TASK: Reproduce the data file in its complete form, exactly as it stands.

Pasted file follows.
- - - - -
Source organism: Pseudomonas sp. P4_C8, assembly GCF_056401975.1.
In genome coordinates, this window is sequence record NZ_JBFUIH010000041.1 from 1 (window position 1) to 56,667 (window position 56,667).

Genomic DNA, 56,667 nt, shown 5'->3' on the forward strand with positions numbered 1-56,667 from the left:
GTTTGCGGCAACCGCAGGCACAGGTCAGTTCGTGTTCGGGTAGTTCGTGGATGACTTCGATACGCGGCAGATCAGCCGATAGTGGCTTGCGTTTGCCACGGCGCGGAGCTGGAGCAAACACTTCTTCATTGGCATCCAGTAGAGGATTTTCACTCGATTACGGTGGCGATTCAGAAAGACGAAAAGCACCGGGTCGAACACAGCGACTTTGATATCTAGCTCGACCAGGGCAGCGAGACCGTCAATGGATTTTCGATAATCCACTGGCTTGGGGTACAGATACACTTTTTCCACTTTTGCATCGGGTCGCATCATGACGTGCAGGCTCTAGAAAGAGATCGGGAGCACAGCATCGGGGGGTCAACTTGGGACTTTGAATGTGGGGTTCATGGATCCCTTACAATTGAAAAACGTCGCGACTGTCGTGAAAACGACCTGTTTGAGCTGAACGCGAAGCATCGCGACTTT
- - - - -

Source organism: Pseudomonas sp. P4_C8, assembly GCF_056401975.1.
In genome coordinates, this window is sequence record NZ_JBFUIH010000041.1 from 1 (window position 1) to 56,667 (window position 56,667).

Genomic DNA, 56,667 nt, shown 5'->3' on the forward strand with positions numbered 1-56,667 from the left:
GTTTGCGGCAACCGCAGGCACAGGTCAGTTCGTGTTCGGGTAGTTCGTGGATGACTTCGATACGCGGCAGATCAGCCGATAGTGGCTTGCGTTTGCCACGGCGCGGAGCTGGAGCAAACACTTCTTCATTGGCATCCAGTAGAGGATTTTCACTCGATTACGGTGGCGATTCAGAAAGACGAAAAGCACCGGGTCGAACACAGCGACTTTGATATCTAGCTCGACCAGGGCAGCGAGACCGTCAATGGATTTTCGATAATCCACTGGCTTGGGGTACAGATACACTTTTTCCACTTTTGCATCGGGTCGCATCATGACGTGCAGGCTCTAGAAAGAGATCGGGAGCACAGCATCGGGGGGTCAACTTGGGACTTTGAATGTGGGGTTCATGGATCCCTTACAATTGAAAAACGTCGCGACTGTCGTGAAAACGACCTGTTTGAGCTGAACGCGAAGCATCGCGACTTT